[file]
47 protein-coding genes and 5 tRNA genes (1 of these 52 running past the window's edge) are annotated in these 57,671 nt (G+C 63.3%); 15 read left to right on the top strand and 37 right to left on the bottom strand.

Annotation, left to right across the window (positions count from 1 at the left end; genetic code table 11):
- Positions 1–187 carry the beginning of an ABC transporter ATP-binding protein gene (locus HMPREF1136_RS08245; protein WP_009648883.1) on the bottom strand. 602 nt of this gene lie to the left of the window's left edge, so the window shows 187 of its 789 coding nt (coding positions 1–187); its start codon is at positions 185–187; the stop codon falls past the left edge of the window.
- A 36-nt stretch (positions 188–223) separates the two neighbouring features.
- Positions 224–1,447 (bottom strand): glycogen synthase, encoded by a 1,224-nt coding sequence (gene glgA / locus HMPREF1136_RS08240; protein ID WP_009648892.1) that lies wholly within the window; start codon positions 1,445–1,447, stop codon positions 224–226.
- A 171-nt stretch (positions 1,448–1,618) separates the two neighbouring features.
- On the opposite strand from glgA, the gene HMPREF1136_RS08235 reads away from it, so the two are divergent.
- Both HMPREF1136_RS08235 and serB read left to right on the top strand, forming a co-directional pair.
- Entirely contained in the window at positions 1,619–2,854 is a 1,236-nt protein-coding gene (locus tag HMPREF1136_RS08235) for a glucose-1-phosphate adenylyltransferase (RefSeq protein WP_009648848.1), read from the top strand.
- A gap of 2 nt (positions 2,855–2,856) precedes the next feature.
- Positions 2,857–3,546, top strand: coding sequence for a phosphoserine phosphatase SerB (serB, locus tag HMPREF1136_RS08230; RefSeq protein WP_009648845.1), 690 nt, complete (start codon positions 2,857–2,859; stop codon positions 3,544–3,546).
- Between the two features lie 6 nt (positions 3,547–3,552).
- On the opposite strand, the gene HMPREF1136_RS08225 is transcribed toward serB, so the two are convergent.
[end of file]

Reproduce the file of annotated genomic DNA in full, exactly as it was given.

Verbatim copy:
47 protein-coding genes and 5 tRNA genes (1 of these 52 running past the window's edge) are annotated in these 57,671 nt (G+C 63.3%); 15 read left to right on the top strand and 37 right to left on the bottom strand.

Annotation, left to right across the window (positions count from 1 at the left end; genetic code table 11):
- Positions 1–187 carry the beginning of an ABC transporter ATP-binding protein gene (locus HMPREF1136_RS08245; protein WP_009648883.1) on the bottom strand. 602 nt of this gene lie to the left of the window's left edge, so the window shows 187 of its 789 coding nt (coding positions 1–187); its start codon is at positions 185–187; the stop codon falls past the left edge of the window.
- A 36-nt stretch (positions 188–223) separates the two neighbouring features.
- Positions 224–1,447 (bottom strand): glycogen synthase, encoded by a 1,224-nt coding sequence (gene glgA / locus HMPREF1136_RS08240; protein ID WP_009648892.1) that lies wholly within the window; start codon positions 1,445–1,447, stop codon positions 224–226.
- A 171-nt stretch (positions 1,448–1,618) separates the two neighbouring features.
- On the opposite strand from glgA, the gene HMPREF1136_RS08235 reads away from it, so the two are divergent.
- Both HMPREF1136_RS08235 and serB read left to right on the top strand, forming a co-directional pair.
- Entirely contained in the window at positions 1,619–2,854 is a 1,236-nt protein-coding gene (locus tag HMPREF1136_RS08235) for a glucose-1-phosphate adenylyltransferase (RefSeq protein WP_009648848.1), read from the top strand.
- A gap of 2 nt (positions 2,855–2,856) precedes the next feature.
- Positions 2,857–3,546, top strand: coding sequence for a phosphoserine phosphatase SerB (serB, locus tag HMPREF1136_RS08230; RefSeq protein WP_009648845.1), 690 nt, complete (start codon positions 2,857–2,859; stop codon positions 3,544–3,546).
- Between the two features lie 6 nt (positions 3,547–3,552).
- On the opposite strand, the gene HMPREF1136_RS08225 is transcribed toward serB, so the two are convergent.